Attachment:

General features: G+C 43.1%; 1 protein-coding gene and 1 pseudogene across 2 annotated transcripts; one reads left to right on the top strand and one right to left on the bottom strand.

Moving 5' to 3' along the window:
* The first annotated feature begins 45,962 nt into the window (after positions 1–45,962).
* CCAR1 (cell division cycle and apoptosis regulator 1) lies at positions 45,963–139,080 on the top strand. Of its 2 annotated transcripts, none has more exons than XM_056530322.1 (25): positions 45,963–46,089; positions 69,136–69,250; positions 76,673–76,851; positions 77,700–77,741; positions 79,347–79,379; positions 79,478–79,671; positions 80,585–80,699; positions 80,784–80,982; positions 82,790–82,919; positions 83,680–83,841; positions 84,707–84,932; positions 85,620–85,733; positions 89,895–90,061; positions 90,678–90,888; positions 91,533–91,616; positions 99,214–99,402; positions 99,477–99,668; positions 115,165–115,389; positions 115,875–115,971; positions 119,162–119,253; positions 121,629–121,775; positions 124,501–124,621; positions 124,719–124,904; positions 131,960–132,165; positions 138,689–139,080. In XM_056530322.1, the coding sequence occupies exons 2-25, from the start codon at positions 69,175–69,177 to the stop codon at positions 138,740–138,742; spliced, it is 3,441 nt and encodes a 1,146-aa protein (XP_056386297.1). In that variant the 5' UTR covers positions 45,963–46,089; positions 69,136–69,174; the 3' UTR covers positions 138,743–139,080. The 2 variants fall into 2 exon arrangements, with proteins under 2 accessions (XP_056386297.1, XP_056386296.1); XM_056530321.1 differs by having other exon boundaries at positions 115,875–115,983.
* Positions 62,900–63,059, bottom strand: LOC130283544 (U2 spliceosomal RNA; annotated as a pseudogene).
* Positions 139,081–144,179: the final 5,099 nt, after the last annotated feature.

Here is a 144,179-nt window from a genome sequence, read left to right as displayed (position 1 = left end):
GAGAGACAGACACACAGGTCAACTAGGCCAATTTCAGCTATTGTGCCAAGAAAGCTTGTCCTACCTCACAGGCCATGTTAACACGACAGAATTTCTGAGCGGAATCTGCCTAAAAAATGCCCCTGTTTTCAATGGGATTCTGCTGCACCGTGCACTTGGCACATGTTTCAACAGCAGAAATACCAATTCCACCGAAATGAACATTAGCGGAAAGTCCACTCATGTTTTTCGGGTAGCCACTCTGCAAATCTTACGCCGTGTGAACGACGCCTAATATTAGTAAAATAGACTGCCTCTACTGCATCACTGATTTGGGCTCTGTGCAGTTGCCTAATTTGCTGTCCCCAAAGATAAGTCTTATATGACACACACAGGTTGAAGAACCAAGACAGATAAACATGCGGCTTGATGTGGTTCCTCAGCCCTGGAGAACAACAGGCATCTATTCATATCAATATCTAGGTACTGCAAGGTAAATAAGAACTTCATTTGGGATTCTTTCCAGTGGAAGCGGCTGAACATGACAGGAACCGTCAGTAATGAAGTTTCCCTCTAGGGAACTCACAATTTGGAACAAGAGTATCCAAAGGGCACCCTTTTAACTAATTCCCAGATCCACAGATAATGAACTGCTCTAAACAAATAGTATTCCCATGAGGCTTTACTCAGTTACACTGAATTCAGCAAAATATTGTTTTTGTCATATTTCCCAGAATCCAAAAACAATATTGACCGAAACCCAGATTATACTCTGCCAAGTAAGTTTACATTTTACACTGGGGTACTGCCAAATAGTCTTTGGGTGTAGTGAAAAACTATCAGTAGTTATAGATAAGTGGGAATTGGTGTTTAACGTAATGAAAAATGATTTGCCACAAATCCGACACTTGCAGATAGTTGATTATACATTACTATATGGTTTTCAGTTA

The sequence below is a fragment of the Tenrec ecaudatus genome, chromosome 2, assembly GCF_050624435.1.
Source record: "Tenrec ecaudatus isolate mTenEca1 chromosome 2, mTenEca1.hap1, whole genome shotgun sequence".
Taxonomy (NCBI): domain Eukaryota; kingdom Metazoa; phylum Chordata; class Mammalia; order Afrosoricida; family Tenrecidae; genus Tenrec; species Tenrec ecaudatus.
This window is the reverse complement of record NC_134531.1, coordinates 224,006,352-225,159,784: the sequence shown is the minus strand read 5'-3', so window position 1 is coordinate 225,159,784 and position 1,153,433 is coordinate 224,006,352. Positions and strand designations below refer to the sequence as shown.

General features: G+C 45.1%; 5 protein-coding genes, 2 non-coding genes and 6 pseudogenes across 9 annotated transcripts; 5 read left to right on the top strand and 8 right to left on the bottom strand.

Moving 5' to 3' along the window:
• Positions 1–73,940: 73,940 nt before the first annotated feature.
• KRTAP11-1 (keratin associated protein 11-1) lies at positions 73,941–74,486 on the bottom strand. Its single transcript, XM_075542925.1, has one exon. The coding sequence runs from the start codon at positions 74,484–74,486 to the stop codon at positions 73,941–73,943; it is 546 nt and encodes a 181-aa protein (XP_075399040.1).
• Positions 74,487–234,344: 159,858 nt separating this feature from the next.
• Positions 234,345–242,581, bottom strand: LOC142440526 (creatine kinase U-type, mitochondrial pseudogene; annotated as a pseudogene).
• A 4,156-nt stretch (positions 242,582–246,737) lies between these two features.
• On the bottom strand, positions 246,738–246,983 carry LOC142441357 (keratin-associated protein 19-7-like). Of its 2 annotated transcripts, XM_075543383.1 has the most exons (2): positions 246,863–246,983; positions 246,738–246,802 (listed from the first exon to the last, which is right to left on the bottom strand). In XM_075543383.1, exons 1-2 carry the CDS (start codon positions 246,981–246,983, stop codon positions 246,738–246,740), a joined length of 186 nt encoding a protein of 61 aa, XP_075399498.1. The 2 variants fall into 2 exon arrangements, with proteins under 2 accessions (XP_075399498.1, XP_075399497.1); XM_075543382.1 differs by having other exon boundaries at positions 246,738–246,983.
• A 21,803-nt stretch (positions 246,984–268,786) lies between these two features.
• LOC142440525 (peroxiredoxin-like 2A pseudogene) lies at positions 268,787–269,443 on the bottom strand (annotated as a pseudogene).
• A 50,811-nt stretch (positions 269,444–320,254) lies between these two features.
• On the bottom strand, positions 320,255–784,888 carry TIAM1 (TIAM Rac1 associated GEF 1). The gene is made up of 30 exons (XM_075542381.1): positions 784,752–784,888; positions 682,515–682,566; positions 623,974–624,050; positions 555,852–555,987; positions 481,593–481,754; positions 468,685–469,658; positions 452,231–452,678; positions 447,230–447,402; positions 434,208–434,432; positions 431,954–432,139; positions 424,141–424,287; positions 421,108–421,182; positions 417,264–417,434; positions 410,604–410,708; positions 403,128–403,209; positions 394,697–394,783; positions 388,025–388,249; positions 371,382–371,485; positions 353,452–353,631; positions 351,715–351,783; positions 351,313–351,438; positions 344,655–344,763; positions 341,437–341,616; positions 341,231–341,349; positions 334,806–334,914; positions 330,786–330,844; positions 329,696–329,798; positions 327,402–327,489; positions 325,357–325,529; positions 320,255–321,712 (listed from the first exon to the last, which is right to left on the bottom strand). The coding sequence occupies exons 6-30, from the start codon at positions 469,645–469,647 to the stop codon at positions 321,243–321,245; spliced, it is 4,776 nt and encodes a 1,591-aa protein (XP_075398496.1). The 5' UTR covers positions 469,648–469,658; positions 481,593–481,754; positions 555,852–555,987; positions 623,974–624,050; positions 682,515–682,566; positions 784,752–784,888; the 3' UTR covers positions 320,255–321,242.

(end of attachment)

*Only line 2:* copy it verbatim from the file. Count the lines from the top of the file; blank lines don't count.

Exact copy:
Moving 5' to 3' along the window: